Diane Wilson: Why I am on a Hunger Strike to Shut Down Guantanamo
As a fourth generation shrimper and an environmental activist on the Texas gulf coast, I have gone on many hunger fasts to protect the seas my community of fishermen depended upon. I know how far I would go to be heard. To have a voice. To push for justice. So I can vouch for the experts who say that the 100 + hunger strikes in Guantanamo prison reflect the level of desperation and despair felt by the prisoners there. The detainees are screaming for justice from the outside world. And they are being heard.
Here is one despairing voice:
Adanan Latif spent 10 years in Guantanamo without being charged. He was a poet, father and a husband and had been cleared for release four times. Yet he continued to be imprisoned. He was found dead in his cell, one of 9 men who died at Guantanamo. In his own words, Latif asked, “Where is the world to save us from torture? Where is the world to save us from the fire and sadness? Where is the world to save the hunger strikers?”
My question is a lot more down home:
Where are we, citizens of America?
Guantanamo is a US detention and interrogation center. A prison, by all counts. Many have called it a gulag, a shame, a scandal, and they wouldn’t be wrong. The vast majority of the 166 men still trapped at Guantánamo have been held for more than 11 years without charge or fair trial. Eighty-six Guantanamo prisoners were cleared for release more than three years ago. The Navy, Army, and Marines have no reason to press charges.
Currently, more than 100 detainees are on a hunger strike, with 21 being force-fed and 5 hospitalized. The forced tube feeding, according to prisoners who have experienced it, is itself an act of torture and very debilitating. A 40 strong medical back-up team has arrived at Guantanamo Bay as the number of inmates taking part in the hunger strike continues to rise, fueling speculation that the condition of the hung-striking prisoners is deteriorating.
If the chains of good ole American indifference continue, hard and unabated, as they have currently been, then the men of Guantanamo Bay might remain there until hell freezes over.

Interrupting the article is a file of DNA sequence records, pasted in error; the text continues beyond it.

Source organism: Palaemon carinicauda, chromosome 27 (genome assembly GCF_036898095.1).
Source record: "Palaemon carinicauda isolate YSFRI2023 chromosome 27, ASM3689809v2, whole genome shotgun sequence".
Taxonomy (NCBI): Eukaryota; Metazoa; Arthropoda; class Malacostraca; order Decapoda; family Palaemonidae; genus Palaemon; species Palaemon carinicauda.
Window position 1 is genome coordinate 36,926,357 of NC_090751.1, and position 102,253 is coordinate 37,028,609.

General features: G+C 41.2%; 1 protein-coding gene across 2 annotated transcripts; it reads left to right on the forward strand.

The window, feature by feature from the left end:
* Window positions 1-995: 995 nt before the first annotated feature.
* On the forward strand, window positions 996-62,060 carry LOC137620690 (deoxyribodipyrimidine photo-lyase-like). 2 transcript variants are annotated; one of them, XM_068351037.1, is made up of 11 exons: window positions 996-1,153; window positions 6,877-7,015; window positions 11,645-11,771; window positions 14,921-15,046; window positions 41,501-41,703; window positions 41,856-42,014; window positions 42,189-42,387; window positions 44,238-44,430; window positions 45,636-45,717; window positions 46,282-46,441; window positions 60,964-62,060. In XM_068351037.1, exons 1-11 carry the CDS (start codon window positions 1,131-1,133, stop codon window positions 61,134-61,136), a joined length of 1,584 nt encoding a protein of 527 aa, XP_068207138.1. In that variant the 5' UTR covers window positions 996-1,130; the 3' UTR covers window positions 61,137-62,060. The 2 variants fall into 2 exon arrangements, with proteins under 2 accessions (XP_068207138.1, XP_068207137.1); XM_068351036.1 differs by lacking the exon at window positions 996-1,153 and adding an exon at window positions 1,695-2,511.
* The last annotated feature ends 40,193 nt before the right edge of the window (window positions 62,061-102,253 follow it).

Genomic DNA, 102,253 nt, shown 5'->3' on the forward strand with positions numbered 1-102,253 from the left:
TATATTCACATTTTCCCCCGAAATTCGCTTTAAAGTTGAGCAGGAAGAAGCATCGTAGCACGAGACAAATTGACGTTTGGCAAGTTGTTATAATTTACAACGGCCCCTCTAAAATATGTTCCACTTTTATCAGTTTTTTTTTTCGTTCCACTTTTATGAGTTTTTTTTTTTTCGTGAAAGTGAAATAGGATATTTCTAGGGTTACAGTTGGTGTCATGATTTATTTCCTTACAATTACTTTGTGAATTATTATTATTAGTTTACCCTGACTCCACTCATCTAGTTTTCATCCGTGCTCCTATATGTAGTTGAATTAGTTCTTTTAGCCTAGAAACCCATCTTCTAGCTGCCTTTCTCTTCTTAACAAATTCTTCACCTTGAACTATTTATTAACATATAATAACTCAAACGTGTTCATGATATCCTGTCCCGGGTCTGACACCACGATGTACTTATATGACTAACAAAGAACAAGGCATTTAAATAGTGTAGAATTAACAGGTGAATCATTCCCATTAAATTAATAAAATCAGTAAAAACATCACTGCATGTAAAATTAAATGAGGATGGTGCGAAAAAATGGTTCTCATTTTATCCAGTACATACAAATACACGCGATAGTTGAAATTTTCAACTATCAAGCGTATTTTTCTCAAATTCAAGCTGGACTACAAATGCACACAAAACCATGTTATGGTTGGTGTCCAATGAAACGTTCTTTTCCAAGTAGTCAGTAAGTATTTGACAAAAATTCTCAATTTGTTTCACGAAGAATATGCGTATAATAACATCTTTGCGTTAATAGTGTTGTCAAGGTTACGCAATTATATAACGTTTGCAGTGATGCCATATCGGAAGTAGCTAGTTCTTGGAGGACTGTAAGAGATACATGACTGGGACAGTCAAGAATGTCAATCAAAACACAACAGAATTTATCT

Where are you, Mr. President?
When President Obama took office in 2009, he vowed to shut down the Guantanamo Bay prison within a year. It’s 2013 and the prison still stands, prisoners remain– but in solitary confinement to reduce camaraderie and hopefully those hunger strikes! Some consider Guantanamo President Obama’s Shame. However, according to President Obama’s speech on Tuesday, he wasn’t a bit surprised they were having problems. Obama called Guantanamo unsafe and expensive to the US tax payers and said it lessened cooperation with US allies. He said he would really like to shut it down and he was going to work on it!
Okay, President Obama, the time to talk and ruminate is over with! Now is the time for action. And what can you do? Well, pardon a backwoods shrimper from the Gulf Coast for saying this, but Congress may have imposed unprecedented restriction on detainee transfers, but you still have the power to transfer men. Right now. You can and should use the certification/waiver process created by Congress to transfer detainees.
According to the ACLU, there are two essential first steps the President must take. One is to appoint a senior point person for the administration’s Guantanamo closure policy that is directed by the White House and not by Pentagon bureaucrats. The President can also order the Secretary of Defense to start certifying for transfer detainees who have been cleared, which is more than half the Guantanamo population.
You, President Obama, must demonstrate immediate, tangible progress toward the closure of Guantanamo or the men who are on hunger strikes will die, and you will ultimately be responsible for their deaths.
Where are you, Congress?
Well, Congress, you must not sleep well at night. And contrary to what you believe or what you might believe the American people believe, you can not incarcerate forever a group of people who have not been tried. Sticking them in Cuba will not hide the fact, either. Just as the infamous prison in Northern Ireland where men such as Bobby Sands conducted hunger strikes, died, and stained forever Britain’s human rights record, so Guantánamo stains America’s.
And where am I? Well, I know where this one American fisherwoman is. I stand in solidarity with the Guantanamo prisoners on their hunger strike and I will fast indefinitely until justice comes.
Shut down Guantanamo!